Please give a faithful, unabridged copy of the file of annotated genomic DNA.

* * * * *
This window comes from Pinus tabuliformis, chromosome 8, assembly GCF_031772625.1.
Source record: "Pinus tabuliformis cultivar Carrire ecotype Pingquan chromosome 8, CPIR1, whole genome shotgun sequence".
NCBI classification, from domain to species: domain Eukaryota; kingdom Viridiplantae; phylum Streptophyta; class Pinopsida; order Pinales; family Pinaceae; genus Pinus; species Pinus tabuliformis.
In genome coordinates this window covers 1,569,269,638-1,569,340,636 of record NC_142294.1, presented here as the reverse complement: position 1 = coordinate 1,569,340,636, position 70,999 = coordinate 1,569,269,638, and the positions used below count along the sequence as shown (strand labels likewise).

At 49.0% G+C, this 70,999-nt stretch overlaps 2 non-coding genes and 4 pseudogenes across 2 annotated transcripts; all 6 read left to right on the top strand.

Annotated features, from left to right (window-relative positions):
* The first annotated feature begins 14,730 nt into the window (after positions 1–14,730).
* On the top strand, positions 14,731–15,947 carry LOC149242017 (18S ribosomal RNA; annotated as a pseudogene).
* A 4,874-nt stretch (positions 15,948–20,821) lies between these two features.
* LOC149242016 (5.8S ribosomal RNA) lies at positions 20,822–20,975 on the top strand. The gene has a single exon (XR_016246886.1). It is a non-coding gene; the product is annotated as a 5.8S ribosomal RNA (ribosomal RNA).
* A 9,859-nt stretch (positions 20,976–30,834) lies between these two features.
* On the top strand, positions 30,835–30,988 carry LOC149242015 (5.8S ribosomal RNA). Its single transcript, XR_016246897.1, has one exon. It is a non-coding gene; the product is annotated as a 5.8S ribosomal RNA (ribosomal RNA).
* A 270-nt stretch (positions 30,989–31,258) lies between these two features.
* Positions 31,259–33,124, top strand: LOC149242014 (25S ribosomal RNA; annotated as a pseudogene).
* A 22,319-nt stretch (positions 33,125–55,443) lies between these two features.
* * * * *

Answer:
This window comes from Pinus tabuliformis, chromosome 8, assembly GCF_031772625.1.
Source record: "Pinus tabuliformis cultivar Carrire ecotype Pingquan chromosome 8, CPIR1, whole genome shotgun sequence".
NCBI classification, from domain to species: domain Eukaryota; kingdom Viridiplantae; phylum Streptophyta; class Pinopsida; order Pinales; family Pinaceae; genus Pinus; species Pinus tabuliformis.
In genome coordinates this window covers 1,569,269,638-1,569,340,636 of record NC_142294.1, presented here as the reverse complement: position 1 = coordinate 1,569,340,636, position 70,999 = coordinate 1,569,269,638, and the positions used below count along the sequence as shown (strand labels likewise).

At 49.0% G+C, this 70,999-nt stretch overlaps 2 non-coding genes and 4 pseudogenes across 2 annotated transcripts; all 6 read left to right on the top strand.

Annotated features, from left to right (window-relative positions):
* The first annotated feature begins 14,730 nt into the window (after positions 1–14,730).
* On the top strand, positions 14,731–15,947 carry LOC149242017 (18S ribosomal RNA; annotated as a pseudogene).
* A 4,874-nt stretch (positions 15,948–20,821) lies between these two features.
* LOC149242016 (5.8S ribosomal RNA) lies at positions 20,822–20,975 on the top strand. The gene has a single exon (XR_016246886.1). It is a non-coding gene; the product is annotated as a 5.8S ribosomal RNA (ribosomal RNA).
* A 9,859-nt stretch (positions 20,976–30,834) lies between these two features.
* On the top strand, positions 30,835–30,988 carry LOC149242015 (5.8S ribosomal RNA). Its single transcript, XR_016246897.1, has one exon. It is a non-coding gene; the product is annotated as a 5.8S ribosomal RNA (ribosomal RNA).
* A 270-nt stretch (positions 30,989–31,258) lies between these two features.
* Positions 31,259–33,124, top strand: LOC149242014 (25S ribosomal RNA; annotated as a pseudogene).
* A 22,319-nt stretch (positions 33,125–55,443) lies between these two features.